"Wise land use is simply an adaptation of nature's conservation and flood control methods to the conditions of advanced cultivation."
--H. A. Wallace
Deep Roots and Continuous Living Cover
Prior to Euro-American settlement, much of Iowa was covered by grasslands, oak savannas, and riparian woodlands. These plant communities were diverse, perennial, and deep-rooted, and they provided nearly continuous living cover. Consequently, they produced fertile soil, prevented erosion, filtered and retained water, and supported an abundance of birds, insects, mammals, and other animals. Conversion of most of this vegetation to two annual crops, corn and soybean, has had strong negative impacts on soil, water, and wildlife.
Can strategic placement of small amounts of perennial vegetation within a matrix of annual row crops provide large improvements in soil and water quality and wildlife conservation, while maintaining production and profitability? I think so. My research group studied the agronomic, economic, and environmental consequences of three approaches for adding diversity, deep roots, and more cover to the current agricultural landscape: (1) integrating forage legumes, small grains, and ruminant livestock into corn and soybean based cropping systems; (2) using mixtures of perennial prairie species as feedstocks for biofuel production; and (3) weaving strips of reconstructed prairie vegetation into corn and soybean fields as conservation buffers. These topics have been addressed in the Marsden Farm experiment, the Consortium for Cultivating Human and Naturally reGenerative Enterprises (C-CHANGE), and the Science-based Trials of Row-crops Integrated with Prairies (STRIPS) project, respectively.
Weed Ecology and Management
Herbicides are the most heavily used class of pesticide in agronomic crop production. Current problems with environmental contamination by herbicides and the evolution of herbicide resistance in populations of multiple weed species have led to a search for new approaches for weed management that are both effective and environmentally benign.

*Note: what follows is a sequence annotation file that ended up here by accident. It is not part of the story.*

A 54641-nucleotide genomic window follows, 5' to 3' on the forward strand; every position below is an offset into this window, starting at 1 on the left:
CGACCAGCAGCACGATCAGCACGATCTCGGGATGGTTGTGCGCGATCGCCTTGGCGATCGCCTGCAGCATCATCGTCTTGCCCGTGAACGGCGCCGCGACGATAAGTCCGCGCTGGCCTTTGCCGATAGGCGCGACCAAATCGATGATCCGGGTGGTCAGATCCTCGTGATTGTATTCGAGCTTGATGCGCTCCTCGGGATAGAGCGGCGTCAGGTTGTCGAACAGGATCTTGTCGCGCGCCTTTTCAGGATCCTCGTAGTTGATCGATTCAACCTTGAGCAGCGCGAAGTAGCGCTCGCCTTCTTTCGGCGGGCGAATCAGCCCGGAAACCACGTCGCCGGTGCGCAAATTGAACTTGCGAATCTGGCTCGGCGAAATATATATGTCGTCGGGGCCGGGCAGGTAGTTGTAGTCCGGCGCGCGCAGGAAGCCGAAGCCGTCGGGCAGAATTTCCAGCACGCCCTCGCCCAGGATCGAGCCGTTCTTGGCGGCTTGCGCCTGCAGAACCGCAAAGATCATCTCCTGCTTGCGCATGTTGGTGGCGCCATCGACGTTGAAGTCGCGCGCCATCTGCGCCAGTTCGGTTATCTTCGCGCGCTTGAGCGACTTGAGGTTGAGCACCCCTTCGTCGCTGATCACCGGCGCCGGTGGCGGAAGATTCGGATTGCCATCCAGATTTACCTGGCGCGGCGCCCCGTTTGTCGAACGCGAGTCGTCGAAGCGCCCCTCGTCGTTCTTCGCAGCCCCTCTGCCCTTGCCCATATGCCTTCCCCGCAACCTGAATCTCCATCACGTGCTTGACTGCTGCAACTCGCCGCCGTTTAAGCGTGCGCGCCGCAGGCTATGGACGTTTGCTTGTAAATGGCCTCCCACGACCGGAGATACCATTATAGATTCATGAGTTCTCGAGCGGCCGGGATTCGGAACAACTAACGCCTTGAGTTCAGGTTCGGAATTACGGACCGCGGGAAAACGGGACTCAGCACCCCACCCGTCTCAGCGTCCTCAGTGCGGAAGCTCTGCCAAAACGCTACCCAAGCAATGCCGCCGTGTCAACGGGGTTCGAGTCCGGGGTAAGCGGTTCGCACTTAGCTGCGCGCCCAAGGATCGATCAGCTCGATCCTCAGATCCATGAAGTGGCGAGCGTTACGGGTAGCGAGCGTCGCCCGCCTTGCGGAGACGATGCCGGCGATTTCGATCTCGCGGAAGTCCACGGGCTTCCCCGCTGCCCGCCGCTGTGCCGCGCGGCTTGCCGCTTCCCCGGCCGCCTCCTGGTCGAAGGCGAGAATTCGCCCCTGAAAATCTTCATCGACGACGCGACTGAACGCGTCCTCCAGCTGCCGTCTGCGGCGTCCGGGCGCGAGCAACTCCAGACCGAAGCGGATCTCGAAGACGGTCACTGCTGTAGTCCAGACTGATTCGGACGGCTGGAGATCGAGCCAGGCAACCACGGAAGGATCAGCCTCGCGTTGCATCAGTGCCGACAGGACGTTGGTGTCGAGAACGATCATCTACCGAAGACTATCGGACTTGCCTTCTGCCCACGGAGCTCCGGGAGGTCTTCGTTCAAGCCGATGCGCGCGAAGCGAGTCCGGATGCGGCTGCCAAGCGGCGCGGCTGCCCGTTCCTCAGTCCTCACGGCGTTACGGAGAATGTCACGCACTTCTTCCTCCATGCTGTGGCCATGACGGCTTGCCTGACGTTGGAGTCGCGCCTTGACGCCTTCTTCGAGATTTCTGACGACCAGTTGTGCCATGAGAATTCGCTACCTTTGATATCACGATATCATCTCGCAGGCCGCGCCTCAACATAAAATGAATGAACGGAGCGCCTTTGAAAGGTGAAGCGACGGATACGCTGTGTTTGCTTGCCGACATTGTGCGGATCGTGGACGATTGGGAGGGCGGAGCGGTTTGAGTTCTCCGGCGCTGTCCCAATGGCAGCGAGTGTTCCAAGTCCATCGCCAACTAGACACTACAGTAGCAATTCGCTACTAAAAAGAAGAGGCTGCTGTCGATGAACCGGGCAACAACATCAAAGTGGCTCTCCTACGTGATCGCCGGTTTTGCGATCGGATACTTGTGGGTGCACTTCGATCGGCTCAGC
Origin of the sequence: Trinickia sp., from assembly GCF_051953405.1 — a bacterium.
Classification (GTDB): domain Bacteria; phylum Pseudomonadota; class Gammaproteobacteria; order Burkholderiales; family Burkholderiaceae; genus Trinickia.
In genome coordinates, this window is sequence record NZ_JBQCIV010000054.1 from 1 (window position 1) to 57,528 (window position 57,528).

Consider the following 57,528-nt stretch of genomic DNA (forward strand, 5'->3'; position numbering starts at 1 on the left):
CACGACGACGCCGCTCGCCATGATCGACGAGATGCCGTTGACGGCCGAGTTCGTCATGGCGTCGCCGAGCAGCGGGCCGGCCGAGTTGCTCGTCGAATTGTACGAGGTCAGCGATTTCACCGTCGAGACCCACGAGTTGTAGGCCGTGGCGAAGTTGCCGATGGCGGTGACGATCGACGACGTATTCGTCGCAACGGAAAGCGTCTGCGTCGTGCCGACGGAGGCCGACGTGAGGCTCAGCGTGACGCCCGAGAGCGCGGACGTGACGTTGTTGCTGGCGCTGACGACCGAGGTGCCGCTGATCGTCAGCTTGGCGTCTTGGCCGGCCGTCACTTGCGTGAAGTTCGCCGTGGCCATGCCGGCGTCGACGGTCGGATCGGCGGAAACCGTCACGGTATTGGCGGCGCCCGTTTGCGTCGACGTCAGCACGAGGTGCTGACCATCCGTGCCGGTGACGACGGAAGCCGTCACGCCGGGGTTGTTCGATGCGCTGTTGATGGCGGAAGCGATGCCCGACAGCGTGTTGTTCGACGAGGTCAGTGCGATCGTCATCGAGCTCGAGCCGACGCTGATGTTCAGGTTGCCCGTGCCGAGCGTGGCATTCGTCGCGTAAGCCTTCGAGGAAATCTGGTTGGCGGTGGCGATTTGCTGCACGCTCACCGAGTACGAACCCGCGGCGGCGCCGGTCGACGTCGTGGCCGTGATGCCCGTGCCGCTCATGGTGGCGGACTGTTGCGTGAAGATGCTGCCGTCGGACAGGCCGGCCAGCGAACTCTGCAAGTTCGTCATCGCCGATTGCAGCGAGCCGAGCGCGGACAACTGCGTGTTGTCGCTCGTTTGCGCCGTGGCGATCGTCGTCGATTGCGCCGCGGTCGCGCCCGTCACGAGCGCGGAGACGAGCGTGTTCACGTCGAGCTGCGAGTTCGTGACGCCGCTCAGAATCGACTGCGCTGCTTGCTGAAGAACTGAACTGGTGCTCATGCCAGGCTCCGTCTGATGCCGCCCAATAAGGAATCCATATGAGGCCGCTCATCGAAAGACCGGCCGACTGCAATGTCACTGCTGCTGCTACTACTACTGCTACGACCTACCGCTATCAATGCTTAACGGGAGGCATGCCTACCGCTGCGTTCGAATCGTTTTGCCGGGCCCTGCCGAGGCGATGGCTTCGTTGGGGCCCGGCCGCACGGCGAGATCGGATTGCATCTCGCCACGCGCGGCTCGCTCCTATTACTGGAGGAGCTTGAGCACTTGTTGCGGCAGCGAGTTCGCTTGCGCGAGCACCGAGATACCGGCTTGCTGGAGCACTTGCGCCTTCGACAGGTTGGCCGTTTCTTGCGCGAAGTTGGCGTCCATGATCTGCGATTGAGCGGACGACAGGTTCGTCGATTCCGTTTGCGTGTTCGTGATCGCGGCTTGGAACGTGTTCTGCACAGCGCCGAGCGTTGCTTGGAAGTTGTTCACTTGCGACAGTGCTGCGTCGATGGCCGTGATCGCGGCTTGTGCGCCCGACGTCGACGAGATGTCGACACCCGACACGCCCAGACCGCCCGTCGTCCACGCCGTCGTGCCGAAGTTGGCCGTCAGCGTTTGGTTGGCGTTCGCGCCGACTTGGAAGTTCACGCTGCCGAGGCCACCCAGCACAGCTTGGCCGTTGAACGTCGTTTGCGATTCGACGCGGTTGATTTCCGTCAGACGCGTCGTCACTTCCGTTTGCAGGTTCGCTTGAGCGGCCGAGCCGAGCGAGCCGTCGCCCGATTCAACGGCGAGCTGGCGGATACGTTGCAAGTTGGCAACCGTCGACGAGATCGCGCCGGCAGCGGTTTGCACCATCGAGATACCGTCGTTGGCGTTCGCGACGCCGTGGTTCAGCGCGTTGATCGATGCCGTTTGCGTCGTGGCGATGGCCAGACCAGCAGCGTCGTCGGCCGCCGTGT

Ecology forms the basis of strategies for managing weeds with less reliance on herbicides and cultivation. Investigations by our group focus on understanding how crop rotations, compost and manure amendments, insect and rodent seed predators, and different cultivation and herbicide regimes affect crop-weed interactions and weed population dynamics. Special attention is being directed toward better understanding the dynamics of weed seedbanks.
A recent publication reporting what I learned with colleagues from the University of Minnesota about the effects of different crop rotation systems and herbicide regimes on weed control, crop productivity, profitability, environmental quality and human health can be accessed here.
Outreach and Implementation
Communicating scientific findings with the public, especially with members of the agricultural community, is a high priority. The STRIPS project has been especially successful in engaging with farmers and landowners as they themselves serve as teachers, investigators, and advocates for improved conservation and environmental protection practices.